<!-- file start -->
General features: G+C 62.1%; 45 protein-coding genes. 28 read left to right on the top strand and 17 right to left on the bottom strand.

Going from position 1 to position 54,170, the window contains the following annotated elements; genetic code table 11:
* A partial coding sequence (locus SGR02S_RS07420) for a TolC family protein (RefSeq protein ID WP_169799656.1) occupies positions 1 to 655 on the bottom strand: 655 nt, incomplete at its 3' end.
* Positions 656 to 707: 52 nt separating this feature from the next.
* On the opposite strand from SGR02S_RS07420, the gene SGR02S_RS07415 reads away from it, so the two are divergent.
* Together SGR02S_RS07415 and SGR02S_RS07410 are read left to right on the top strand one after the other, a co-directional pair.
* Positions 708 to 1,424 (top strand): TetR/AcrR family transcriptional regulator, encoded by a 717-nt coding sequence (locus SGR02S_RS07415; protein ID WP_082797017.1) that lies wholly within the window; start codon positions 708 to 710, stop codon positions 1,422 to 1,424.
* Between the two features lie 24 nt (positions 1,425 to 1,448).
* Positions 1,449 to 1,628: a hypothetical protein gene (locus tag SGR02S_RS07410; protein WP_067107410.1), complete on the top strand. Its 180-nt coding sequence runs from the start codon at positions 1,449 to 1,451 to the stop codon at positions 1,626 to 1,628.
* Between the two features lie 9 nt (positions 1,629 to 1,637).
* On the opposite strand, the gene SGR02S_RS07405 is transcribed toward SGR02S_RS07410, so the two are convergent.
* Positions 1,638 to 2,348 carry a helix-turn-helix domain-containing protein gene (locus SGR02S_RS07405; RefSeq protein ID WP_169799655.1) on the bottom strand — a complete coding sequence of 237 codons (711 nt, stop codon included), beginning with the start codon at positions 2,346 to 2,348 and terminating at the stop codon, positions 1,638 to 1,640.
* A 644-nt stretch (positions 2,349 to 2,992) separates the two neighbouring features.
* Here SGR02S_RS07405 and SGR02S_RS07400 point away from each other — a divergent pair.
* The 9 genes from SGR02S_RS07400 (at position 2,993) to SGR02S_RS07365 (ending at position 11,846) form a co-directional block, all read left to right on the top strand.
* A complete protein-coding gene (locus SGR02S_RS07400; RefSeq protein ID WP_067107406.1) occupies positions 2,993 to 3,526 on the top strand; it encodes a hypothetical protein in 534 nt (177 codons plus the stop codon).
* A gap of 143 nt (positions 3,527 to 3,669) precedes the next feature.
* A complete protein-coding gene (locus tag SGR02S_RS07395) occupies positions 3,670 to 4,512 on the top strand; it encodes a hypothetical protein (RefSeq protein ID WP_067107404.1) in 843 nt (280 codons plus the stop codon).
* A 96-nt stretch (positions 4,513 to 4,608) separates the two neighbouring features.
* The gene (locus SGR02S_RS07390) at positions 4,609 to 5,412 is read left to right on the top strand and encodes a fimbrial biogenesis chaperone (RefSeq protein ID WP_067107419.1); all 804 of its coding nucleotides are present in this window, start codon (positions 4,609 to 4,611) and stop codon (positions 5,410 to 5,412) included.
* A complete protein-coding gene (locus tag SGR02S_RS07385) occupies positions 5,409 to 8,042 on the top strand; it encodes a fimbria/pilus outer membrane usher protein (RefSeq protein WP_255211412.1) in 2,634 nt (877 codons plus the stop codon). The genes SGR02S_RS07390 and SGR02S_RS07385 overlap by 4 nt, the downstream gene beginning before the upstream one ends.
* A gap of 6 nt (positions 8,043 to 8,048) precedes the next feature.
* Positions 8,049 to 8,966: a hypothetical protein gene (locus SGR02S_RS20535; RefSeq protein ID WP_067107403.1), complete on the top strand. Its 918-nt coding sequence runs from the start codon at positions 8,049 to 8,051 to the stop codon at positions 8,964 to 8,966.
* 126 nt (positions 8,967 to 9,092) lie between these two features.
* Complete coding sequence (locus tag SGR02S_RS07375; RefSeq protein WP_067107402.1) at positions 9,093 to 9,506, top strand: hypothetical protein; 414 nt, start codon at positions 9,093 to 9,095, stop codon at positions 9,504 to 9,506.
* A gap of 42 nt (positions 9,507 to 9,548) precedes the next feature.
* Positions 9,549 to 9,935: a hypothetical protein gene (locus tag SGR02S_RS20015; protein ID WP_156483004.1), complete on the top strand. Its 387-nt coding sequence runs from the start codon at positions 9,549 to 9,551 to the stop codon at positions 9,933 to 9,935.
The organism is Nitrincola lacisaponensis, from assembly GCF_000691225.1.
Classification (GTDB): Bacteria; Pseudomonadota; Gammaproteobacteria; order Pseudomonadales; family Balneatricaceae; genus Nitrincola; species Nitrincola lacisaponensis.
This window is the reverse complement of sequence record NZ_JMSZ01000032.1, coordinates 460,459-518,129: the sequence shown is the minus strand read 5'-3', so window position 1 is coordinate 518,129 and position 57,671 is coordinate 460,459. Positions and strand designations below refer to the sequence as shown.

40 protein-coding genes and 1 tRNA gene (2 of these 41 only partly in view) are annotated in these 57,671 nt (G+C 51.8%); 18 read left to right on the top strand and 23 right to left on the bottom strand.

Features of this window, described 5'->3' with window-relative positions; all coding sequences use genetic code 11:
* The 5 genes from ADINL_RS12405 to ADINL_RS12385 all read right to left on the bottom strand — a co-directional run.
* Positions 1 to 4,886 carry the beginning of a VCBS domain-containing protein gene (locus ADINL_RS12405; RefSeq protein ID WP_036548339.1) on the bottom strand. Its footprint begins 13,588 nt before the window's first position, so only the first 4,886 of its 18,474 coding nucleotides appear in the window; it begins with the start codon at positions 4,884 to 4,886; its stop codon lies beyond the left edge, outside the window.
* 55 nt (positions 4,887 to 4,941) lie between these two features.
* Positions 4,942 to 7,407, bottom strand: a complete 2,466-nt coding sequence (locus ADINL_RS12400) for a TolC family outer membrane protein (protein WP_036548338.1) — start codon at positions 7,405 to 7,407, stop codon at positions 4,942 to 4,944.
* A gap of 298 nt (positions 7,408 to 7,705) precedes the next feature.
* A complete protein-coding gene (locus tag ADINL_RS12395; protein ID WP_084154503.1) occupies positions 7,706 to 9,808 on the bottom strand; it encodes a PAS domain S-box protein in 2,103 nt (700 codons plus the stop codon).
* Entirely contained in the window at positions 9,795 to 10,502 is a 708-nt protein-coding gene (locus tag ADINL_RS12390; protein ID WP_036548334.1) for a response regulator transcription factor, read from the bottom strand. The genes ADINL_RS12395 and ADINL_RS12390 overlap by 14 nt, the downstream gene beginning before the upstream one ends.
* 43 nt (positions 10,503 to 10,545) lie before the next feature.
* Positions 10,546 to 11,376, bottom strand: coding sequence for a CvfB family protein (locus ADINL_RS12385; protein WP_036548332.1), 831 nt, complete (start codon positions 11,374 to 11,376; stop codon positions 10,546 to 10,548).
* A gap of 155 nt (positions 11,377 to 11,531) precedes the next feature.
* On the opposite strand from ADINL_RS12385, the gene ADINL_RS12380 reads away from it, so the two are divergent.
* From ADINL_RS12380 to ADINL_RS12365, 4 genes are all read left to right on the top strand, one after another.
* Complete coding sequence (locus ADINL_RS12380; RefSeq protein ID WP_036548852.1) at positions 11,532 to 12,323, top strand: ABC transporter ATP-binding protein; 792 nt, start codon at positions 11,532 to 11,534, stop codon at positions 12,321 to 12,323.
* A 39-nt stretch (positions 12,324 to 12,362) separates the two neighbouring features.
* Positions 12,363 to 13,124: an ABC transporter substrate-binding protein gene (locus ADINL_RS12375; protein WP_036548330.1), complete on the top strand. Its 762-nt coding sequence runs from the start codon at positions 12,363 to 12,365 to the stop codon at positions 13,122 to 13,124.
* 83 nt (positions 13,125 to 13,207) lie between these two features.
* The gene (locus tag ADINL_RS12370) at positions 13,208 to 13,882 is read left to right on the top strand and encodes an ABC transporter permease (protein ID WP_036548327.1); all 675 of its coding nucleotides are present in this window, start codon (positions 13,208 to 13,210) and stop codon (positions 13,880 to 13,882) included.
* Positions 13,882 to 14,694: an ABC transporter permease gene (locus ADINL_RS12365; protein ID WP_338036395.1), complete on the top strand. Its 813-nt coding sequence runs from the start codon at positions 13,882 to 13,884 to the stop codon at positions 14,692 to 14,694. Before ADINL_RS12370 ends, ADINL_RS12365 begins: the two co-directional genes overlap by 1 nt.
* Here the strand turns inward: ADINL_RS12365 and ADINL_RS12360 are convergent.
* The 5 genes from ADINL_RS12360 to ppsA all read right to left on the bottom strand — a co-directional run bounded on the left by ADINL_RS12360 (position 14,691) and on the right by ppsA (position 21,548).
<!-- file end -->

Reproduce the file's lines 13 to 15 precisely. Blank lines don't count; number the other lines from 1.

* A 644-nt stretch (positions 2,349 to 2,992) separates the two neighbouring features.
* Here SGR02S_RS07405 and SGR02S_RS07400 point away from each other — a divergent pair.
* The 9 genes from SGR02S_RS07400 (at position 2,993) to SGR02S_RS07365 (ending at position 11,846) form a co-directional block, all read left to right on the top strand.